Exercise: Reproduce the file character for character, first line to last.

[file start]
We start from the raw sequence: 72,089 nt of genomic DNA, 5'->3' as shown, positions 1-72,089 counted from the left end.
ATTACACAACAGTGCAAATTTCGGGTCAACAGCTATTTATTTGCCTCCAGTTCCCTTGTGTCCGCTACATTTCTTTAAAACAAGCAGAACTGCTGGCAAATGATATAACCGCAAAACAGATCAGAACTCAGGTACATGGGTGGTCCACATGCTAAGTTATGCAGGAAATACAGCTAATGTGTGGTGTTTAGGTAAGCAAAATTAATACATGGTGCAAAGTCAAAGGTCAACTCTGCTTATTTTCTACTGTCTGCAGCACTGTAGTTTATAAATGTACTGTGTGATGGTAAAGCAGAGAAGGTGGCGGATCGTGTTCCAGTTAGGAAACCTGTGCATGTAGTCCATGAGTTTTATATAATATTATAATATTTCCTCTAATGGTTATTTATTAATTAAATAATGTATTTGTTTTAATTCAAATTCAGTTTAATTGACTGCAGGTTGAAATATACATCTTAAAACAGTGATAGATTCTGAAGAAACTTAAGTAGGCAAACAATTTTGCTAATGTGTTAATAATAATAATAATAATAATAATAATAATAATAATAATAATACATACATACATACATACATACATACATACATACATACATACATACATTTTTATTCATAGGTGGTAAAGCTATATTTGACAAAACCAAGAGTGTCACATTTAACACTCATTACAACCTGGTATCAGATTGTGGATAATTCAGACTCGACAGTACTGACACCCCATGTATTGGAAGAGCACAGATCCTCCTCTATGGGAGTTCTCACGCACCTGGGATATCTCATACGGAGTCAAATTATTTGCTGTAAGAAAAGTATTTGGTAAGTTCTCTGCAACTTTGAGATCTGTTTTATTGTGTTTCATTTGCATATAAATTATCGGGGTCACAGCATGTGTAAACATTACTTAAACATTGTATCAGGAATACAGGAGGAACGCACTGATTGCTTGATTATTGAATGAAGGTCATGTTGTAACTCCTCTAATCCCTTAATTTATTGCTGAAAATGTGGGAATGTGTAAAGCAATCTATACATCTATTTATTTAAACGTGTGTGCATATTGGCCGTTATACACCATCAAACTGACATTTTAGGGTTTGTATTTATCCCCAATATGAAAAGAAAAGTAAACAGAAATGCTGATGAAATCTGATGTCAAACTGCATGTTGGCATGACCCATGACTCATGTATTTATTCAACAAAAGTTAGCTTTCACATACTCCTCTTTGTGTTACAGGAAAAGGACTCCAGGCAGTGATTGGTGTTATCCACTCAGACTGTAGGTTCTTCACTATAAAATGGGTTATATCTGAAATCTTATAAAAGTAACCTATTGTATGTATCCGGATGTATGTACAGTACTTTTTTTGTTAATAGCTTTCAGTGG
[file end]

We start from the raw sequence: 72,089 nt of genomic DNA, 5'->3' as shown, positions 1-72,089 counted from the left end.
ATTACACAACAGTGCAAATTTCGGGTCAACAGCTATTTATTTGCCTCCAGTTCCCTTGTGTCCGCTACATTTCTTTAAAACAAGCAGAACTGCTGGCAAATGATATAACCGCAAAACAGATCAGAACTCAGGTACATGGGTGGTCCACATGCTAAGTTATGCAGGAAATACAGCTAATGTGTGGTGTTTAGGTAAGCAAAATTAATACATGGTGCAAAGTCAAAGGTCAACTCTGCTTATTTTCTACTGTCTGCAGCACTGTAGTTTATAAATGTACTGTGTGATGGTAAAGCAGAGAAGGTGGCGGATCGTGTTCCAGTTAGGAAACCTGTGCATGTAGTCCATGAGTTTTATATAATATTATAATATTTCCTCTAATGGTTATTTATTAATTAAATAATGTATTTGTTTTAATTCAAATTCAGTTTAATTGACTGCAGGTTGAAATATACATCTTAAAACAGTGATAGATTCTGAAGAAACTTAAGTAGGCAAACAATTTTGCTAATGTGTTAATAATAATAATAATAATAATAATAATAATAATAATAATAATACATACATACATACATACATACATACATACATACATACATACATACATTTTTATTCATAGGTGGTAAAGCTATATTTGACAAAACCAAGAGTGTCACATTTAACACTCATTACAACCTGGTATCAGATTGTGGATAATTCAGACTCGACAGTACTGACACCCCATGTATTGGAAGAGCACAGATCCTCCTCTATGGGAGTTCTCACGCACCTGGGATATCTCATACGGAGTCAAATTATTTGCTGTAAGAAAAGTATTTGGTAAGTTCTCTGCAACTTTGAGATCTGTTTTATTGTGTTTCATTTGCATATAAATTATCGGGGTCACAGCATGTGTAAACATTACTTAAACATTGTATCAGGAATACAGGAGGAACGCACTGATTGCTTGATTATTGAATGAAGGTCATGTTGTAACTCCTCTAATCCCTTAATTTATTGCTGAAAATGTGGGAATGTGTAAAGCAATCTATACATCTATTTATTTAAACGTGTGTGCATATTGGCCGTTATACACCATCAAACTGACATTTTAGGGTTTGTATTTATCCCCAATATGAAAAGAAAAGTAAACAGAAATGCTGATGAAATCTGATGTCAAACTGCATGTTGGCATGACCCATGACTCATGTATTTATTCAACAAAAGTTAGCTTTCACATACTCCTCTTTGTGTTACAGGAAAAGGACTCCAGGCAGTGATTGGTGTTATCCACTCAGACTGTAGGTTCTTCACTATAAAATGGGTTATATCTGAAATCTTATAAAAGTAACCTATTGTATGTATCCGGATGTATGTACAGTACTTTTTTTGTTAATAGCTTTCAGTGG